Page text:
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Metachromasia (var. metachromasy) is a characteristic change in the color of staining carried out in biological tissues, exhibited by certain dyes when they bind to particular substances present in these tissues, called chromotropes. For example, toluidine blue becomes dark blue (with a colour range from blue-red dependent on glycosaminoglycan content) when bound to cartilage. Other widely used metachromatic stains are the haematological Giemsa and May-Grunwald stains that also contain thiazine dyes. The white cell nucleus stains purple, basophil granules intense magenta, whilst the cytoplasms (of mononuclear cells) stains blue. The absence of color change in staining is named orthochromasia.

The underlying mechanism for metachromasia requires the presence of polyanions within the tissue. When these tissues are stained with a concentrated basic dye solution, such as toluidine blue, the bound dye molecules are close enough to form dimeric and polymeric aggregates. The light absorption spectra of these stacked dye aggregates differ from those of the individual monomeric dye molecules. Cell and tissue structures that have high concentrations of ionized sulfate and phosphate groups—such as the ground substance of cartilage, heparin-containing granules of mast cells, and rough endoplasmic reticulum of plasma cells—exhibit metachromasia. This depends on the charge density of the negative sulfate and carboxylate anions in the glycosaminoglycan (GAG). The GAG polyanion stabilizes the stacked, positively-charged dye molecules, resulting in a spectral shift as the conjugated double bond π-orbitals of adjacent dye molecules overlap. The greater the degree of stacking, the greater the metachromatic shift. Thus, hyaluronic acid, lacking sulphate groups and with only moderate charge density, causes slight metachromasia; chondroitin sulfate, with an additional sulfate residue per GAG saccharide dimer, is an effective metachromatic substrate, whilst heparin, with further N-sulfation, is strongly metachromatic. Therefore, toluidine blue will appear purple to red when it stains these components.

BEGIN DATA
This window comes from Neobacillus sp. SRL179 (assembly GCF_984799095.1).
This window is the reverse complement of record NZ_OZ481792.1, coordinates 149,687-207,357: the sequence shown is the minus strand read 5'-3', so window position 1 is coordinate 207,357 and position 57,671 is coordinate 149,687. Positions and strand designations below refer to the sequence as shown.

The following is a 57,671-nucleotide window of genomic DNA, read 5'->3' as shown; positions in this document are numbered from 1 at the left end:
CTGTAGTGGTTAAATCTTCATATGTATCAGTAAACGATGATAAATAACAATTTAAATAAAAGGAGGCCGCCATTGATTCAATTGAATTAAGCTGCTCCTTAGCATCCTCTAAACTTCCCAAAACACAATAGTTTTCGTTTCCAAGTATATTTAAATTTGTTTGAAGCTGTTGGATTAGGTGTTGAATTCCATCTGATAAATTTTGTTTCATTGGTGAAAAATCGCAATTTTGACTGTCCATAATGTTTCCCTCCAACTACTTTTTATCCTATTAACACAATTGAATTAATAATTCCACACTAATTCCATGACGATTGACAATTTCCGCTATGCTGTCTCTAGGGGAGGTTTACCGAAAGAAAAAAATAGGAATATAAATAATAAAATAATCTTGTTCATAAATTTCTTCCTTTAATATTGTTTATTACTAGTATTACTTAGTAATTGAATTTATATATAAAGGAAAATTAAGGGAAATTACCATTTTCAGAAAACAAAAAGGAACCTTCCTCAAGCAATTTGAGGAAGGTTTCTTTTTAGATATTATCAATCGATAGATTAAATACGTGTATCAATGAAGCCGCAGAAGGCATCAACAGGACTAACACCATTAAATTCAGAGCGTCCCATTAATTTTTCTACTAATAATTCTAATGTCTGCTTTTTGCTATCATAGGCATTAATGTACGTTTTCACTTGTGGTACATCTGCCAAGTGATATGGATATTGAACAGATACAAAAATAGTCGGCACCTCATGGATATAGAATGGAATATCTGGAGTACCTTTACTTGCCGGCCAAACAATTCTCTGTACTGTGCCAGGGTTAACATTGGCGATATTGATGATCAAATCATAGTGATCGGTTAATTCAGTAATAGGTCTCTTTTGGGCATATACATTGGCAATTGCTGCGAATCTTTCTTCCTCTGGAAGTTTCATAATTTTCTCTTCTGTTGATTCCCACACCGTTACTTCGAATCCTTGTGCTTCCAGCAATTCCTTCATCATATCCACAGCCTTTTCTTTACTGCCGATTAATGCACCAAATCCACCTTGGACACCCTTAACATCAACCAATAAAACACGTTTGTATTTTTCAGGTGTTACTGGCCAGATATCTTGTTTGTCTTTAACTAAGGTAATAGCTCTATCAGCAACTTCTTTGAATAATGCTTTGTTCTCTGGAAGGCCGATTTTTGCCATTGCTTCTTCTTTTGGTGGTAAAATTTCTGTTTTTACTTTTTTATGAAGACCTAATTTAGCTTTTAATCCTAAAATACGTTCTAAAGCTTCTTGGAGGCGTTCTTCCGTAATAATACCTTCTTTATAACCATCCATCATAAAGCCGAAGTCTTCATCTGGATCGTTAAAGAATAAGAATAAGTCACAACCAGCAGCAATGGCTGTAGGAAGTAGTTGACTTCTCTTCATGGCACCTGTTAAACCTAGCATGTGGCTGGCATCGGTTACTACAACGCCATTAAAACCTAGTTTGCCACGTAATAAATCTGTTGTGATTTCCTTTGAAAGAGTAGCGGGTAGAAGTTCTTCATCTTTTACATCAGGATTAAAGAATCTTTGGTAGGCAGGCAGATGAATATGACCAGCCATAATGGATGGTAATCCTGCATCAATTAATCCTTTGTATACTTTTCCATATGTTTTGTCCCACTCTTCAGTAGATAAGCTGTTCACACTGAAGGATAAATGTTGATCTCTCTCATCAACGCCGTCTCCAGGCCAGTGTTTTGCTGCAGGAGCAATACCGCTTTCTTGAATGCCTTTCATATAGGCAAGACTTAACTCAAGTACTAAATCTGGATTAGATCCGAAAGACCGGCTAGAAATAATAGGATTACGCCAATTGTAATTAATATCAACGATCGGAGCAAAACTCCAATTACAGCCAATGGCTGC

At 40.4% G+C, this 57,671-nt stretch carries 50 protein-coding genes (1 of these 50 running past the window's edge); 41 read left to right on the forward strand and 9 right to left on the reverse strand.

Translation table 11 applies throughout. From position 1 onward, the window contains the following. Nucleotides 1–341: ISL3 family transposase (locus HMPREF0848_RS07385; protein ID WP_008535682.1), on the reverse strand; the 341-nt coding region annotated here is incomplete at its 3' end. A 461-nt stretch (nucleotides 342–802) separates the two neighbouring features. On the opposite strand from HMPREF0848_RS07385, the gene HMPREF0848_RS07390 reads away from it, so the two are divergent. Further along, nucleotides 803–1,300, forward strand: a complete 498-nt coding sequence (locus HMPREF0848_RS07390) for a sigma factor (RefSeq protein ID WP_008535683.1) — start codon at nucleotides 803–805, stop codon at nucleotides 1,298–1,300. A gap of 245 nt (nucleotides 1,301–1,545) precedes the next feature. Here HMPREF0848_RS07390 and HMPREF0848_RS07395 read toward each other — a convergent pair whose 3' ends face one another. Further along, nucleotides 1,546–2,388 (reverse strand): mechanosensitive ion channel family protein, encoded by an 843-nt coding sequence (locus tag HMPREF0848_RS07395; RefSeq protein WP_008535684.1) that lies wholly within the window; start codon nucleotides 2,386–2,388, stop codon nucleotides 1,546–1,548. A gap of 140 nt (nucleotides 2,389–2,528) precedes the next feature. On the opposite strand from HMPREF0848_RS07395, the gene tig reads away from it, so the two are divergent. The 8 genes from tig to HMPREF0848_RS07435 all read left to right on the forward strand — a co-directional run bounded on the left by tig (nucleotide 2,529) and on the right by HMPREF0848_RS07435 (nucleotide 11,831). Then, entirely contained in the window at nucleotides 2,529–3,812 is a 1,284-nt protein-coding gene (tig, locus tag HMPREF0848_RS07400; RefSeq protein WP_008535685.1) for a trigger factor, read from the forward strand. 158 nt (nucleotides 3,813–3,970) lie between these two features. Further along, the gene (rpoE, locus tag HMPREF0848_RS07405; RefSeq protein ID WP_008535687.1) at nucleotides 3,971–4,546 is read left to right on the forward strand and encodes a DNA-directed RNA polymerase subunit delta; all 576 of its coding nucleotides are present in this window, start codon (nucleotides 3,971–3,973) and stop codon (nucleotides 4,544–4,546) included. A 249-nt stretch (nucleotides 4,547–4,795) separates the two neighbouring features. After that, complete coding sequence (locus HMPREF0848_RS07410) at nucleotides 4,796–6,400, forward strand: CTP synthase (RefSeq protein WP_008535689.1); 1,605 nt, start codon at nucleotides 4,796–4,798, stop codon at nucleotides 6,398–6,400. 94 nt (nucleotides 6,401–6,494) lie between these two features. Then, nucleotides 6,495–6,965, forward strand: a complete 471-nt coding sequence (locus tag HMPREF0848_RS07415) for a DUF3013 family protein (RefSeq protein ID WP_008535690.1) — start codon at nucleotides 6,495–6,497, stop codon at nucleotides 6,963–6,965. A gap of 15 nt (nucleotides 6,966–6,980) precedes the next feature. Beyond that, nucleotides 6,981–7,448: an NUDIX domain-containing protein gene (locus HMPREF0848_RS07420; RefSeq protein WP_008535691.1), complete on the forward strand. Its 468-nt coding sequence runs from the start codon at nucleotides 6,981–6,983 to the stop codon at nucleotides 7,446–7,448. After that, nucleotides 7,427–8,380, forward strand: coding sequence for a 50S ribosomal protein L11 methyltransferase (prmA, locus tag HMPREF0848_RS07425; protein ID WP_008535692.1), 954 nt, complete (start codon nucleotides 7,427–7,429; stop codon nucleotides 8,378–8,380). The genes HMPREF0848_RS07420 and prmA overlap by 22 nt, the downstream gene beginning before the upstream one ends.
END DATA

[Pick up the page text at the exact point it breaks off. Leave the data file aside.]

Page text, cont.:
The metachromatic properties of dimethylmethylene blue, a thiazine dye closely related to toluidine blue, have been exploited to assay glycosaminoglycans extracted from cartilage and other connective tissues. The absorption peak shifts from about 630 nm (red absorption, therefore blue colour) to about 530 nm in the presence of GAG. Humbel and Etringer's original assay was developed by others to create a stable and widely used dimethylmethylene blue reagent.

Although metachromasia was observed and described since 1875, by Cornil, Ranvier and others, it was the German scientist Paul Ehrlich (1854-1915) who gave its name and studied it more extensively. The modern understanding of metachromasia was advanced by Belgian histologist Lucien Lison, who studied it between 1933 and 1936 and ascertained its value in the quantitative determination of sulfate esters of high molecular weight. He also studied the metachromasia of nucleic acids. More recently, Karlheinz Toepfer published in 1970 spectral shifts with increasing concentration of the thiazine dyes that matched the spectra of dye:heparin mixtures, showing clearly that metachromasia, corresponding to the colour of stained cartilage, could be reproduced by high concentration of the dye alone in solution. Hence, proximity of the dye molecules was the key parameter in defining metachromasia. Another example of metachromatic dye (fluorochrome) is acridine orange. Under certain conditions it stains single-stranded nucleic acids fluorescing red (red luminescence) while when interacts with double stranded nucleic acids gives green fluorescence. [1]


  1. ^ Darzynkiewicz Z, Kapuscinski J. (1990)“Acridine Orange, a Versatile Probe of Nucleic Acids and Other Cell Constituents.” Chapter in: Flow Cytometry and Sorting. Melamed MR, Mendelsohn M & Lindmo T (eds), Alan R. Liss, Inc., New York. pp. 291-314. ISNBM 0-471-56235-1